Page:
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This is the real This is Spinal Tap. All forgotten bands should have fans this devoted. Hollywood screenwriter/director Sacha Gervasi was a roadie for the group back in the ‘80s, and when he went back to investigate the “whatever happened to” aspect of their present state, he was floored. The once mighty metal outfit, name checked by everyone from Slash to Metallica, had fallen on has-been hard times. Hoping for a turnaround, Anvil embarks of a world tour that ends up imploding. Then tensions rise between longtime friends Steve “Lips” Kudlow and Robb Reiner. Through it all, the dream never dies… and in the end, we’re glad it never did.
With the death of D Boon at the tender age of 27, one of the great last hopes for indie rock more or less disappeared without a trace. Even the constantly callbacks by critics, many of whom adored the Minutemen’s rare, revisionist fusion, couldn’t resurrect their funk punk presence. While the group would become a foundation for part of the noxious nu-metal movement in the late ‘90s, their original output was more meaningful than that. This great, great film, filled with rare performances and missed opportunities (both personal and professional), highlights one of the great “should have beens” of all time. It’s moving, and maddening.
There is a certain amount of misplaced schadenfraude whenever a famous face falls from grace. In this case, worldwide mega-metal gods Metallica discover that their fearless leader, James Hetfield, has headed to rehab to deal with his drinking problems. When he returns, however, he has even more shocking news for the band - he wants an actual life! Filmmakers Bruce Sinofsky and Joe Berlinger happened to be on hand to produce a “video album” of the group’s latest release, and captured the clash in all its uncomfortable glory. Metallica eventually came through the period with a new bassists and a clearer corporate construct. Watching them work it out turns a planned promo into one of the greatest rock docs ever.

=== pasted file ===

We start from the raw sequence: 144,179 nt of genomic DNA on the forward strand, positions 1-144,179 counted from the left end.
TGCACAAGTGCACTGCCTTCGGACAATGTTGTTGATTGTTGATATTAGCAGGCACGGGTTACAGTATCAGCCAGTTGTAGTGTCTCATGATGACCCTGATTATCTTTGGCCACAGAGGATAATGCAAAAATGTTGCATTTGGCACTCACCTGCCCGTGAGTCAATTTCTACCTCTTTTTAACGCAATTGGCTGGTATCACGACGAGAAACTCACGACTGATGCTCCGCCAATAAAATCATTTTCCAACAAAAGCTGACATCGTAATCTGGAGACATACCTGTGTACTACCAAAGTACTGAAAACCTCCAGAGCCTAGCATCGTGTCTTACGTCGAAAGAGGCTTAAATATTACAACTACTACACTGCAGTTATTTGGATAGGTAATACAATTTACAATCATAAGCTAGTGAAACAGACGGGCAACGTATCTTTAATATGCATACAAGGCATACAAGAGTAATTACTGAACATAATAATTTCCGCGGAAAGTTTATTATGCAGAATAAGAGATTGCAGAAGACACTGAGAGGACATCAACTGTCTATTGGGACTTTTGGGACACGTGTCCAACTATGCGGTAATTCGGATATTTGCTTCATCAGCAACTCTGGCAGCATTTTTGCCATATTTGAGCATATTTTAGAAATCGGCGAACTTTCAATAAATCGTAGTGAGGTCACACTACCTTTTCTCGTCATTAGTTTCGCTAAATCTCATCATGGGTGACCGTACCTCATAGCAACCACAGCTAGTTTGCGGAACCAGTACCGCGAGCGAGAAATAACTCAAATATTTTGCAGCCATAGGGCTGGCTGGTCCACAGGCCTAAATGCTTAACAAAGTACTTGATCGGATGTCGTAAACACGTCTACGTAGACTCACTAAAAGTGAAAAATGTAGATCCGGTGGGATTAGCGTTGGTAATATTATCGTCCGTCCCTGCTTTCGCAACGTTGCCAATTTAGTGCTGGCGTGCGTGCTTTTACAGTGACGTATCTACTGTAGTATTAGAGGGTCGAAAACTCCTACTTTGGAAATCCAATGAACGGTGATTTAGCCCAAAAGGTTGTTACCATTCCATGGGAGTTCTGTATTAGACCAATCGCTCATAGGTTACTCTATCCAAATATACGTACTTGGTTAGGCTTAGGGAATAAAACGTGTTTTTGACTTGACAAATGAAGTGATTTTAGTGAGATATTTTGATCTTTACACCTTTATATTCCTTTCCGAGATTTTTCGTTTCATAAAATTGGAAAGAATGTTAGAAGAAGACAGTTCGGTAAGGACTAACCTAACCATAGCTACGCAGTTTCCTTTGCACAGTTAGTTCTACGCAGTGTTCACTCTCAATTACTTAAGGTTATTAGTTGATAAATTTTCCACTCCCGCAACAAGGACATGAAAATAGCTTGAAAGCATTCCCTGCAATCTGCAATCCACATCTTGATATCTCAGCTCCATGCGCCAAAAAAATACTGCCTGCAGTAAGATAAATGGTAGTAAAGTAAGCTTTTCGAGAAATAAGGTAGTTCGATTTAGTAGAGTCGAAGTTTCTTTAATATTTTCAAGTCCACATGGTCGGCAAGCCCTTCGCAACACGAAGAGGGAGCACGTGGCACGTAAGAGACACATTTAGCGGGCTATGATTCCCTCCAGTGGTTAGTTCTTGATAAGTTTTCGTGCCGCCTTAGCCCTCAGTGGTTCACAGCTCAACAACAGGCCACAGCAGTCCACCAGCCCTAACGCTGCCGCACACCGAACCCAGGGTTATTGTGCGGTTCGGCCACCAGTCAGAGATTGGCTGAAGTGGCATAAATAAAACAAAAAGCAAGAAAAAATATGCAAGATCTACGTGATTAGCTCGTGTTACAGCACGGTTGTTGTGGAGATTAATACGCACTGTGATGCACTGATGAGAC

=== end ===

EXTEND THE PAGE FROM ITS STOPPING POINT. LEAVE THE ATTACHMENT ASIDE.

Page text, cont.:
For many, Bob Dylan is a distant memory, a reminder of a time when “music mattered,” when journalists jumped over each other to crown the new king of cultural discontent. Fifty some years later, the “why” has been lost in a whirlwind of jokes and jaded revisionism. Martin Scorsese resurrects Dylan’s mythos, remaking him into a powerful pundit for change within the pop and idol world of early rock and roll. With its combination of old and new footage, interviews and amazing live footage, we watch as a young man from the Midwest turns into a New York coffee house demi-god, then falls when he “goes electric.” It’s a stunning, almost surreal portrait.
Ondi Timoner must have friends in very high places. When she stumbled upon the new psychedelia scene in Portland, Oregon, she also discovered two bands that would change her creative world forever. One was future MTV minions The Dandy Warhols. The other was destined-to-burn-bright-and-then-out basket cases The Brian Jonestown Massacre. Over the course of eight years, she chronicled their unusual careers. The Dandys would end up on a major label, lamenting the loss of their indie spirit. Anton Newcombe, BJM’s creative ‘genius’ would go on to forge musical masterworks in relative obscurity and abuse drugs. Oh, and he would fight with his fellow bandmates as well. As a telling “be careful what you wish for” warning, it’s a solid statement. As a film, it’s fantastic.